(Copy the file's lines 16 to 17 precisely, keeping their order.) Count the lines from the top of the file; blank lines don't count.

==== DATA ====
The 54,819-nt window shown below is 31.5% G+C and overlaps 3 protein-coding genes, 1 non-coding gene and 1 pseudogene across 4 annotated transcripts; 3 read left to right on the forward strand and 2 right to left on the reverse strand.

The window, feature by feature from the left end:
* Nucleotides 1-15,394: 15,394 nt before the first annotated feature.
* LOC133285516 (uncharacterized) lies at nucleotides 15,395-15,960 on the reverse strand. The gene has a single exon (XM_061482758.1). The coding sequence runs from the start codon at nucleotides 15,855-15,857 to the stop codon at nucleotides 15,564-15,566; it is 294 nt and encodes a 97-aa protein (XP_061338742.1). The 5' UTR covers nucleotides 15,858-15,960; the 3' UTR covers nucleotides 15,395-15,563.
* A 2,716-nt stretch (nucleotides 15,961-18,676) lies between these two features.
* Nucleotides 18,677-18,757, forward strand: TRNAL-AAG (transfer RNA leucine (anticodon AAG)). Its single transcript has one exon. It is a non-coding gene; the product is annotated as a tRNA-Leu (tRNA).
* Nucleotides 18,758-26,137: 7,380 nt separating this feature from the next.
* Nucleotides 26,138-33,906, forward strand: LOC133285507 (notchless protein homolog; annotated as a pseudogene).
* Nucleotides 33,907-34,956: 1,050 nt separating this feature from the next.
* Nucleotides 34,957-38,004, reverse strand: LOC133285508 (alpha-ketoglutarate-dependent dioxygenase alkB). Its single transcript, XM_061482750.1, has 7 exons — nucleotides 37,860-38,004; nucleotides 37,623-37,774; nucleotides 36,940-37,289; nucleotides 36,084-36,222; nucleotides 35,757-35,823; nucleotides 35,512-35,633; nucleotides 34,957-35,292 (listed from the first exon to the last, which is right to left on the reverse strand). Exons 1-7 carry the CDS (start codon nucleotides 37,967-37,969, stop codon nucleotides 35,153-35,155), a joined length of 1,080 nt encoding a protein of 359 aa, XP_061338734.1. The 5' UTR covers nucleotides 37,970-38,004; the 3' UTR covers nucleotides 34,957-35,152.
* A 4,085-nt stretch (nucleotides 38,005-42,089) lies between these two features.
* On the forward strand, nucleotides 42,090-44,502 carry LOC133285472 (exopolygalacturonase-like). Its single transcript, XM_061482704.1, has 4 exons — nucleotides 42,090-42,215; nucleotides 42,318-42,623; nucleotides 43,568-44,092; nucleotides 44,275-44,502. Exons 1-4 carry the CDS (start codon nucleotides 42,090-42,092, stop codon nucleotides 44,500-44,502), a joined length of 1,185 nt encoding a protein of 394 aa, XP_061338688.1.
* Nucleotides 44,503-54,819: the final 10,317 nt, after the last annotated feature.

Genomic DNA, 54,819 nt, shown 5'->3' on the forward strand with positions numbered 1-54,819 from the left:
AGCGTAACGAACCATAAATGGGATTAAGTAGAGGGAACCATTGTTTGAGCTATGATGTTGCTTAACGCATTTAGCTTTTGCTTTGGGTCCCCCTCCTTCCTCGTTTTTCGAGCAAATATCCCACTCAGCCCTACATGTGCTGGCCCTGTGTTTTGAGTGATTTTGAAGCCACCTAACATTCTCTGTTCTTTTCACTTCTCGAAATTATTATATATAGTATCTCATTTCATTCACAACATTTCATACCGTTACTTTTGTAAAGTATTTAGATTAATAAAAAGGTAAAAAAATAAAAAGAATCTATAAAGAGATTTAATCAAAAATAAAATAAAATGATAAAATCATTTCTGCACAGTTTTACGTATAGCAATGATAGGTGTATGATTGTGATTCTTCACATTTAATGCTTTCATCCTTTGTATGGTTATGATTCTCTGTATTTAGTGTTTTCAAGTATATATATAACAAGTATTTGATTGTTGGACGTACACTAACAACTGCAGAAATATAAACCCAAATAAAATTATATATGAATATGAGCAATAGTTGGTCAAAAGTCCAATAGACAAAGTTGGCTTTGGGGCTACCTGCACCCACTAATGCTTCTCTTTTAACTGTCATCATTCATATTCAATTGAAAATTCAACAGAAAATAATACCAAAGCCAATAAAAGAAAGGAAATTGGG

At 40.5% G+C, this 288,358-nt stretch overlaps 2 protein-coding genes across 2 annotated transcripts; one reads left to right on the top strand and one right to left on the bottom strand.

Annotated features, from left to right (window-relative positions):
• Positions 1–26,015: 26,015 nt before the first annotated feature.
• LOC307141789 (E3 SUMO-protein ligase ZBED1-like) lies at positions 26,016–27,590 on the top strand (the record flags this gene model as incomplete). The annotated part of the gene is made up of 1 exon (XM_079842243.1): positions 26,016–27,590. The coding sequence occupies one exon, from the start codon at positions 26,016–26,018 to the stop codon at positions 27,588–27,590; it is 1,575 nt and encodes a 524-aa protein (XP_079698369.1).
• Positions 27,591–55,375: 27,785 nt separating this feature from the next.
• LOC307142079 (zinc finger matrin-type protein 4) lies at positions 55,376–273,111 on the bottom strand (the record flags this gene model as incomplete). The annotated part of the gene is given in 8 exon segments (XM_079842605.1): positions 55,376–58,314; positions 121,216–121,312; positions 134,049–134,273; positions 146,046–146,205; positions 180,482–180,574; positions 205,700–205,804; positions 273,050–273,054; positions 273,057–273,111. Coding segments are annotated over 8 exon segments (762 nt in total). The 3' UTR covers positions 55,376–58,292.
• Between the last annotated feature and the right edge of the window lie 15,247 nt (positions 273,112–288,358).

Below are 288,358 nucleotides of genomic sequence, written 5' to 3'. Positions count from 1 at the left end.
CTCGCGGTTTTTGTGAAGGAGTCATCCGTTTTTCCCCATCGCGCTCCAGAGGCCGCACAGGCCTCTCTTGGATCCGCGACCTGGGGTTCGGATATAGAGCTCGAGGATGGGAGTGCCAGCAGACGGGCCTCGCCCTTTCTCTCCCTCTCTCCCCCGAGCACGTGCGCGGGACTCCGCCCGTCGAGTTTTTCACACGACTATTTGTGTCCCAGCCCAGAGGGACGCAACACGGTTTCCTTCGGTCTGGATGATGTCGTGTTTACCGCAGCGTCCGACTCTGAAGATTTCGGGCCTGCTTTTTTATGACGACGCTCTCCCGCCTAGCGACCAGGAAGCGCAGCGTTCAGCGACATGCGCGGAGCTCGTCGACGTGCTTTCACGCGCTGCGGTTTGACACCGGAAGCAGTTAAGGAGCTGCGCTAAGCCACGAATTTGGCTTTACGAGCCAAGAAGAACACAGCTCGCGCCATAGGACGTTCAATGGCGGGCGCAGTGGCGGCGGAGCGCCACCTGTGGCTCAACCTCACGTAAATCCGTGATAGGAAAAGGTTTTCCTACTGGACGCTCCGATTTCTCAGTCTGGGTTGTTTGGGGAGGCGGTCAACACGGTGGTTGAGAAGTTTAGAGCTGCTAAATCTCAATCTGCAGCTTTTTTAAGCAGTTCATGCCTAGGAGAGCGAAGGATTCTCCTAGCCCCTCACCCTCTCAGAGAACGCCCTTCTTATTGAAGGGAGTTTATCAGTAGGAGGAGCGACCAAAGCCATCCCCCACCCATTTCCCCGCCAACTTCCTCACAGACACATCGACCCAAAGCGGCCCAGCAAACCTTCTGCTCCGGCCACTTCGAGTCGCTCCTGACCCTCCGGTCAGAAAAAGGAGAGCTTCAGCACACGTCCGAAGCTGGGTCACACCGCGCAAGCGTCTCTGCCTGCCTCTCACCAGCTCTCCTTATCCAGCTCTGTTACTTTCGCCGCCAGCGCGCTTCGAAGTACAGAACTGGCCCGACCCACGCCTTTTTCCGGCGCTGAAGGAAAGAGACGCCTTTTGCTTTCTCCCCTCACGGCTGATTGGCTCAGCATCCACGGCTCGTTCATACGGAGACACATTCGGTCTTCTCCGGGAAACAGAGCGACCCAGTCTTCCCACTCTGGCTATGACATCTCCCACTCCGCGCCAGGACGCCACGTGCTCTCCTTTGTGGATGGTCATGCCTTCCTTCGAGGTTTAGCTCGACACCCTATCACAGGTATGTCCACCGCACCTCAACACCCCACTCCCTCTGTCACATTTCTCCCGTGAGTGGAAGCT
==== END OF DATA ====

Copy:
At 40.5% G+C, this 288,358-nt stretch overlaps 2 protein-coding genes across 2 annotated transcripts; one reads left to right on the top strand and one right to left on the bottom strand.

Annotated features, from left to right (window-relative positions):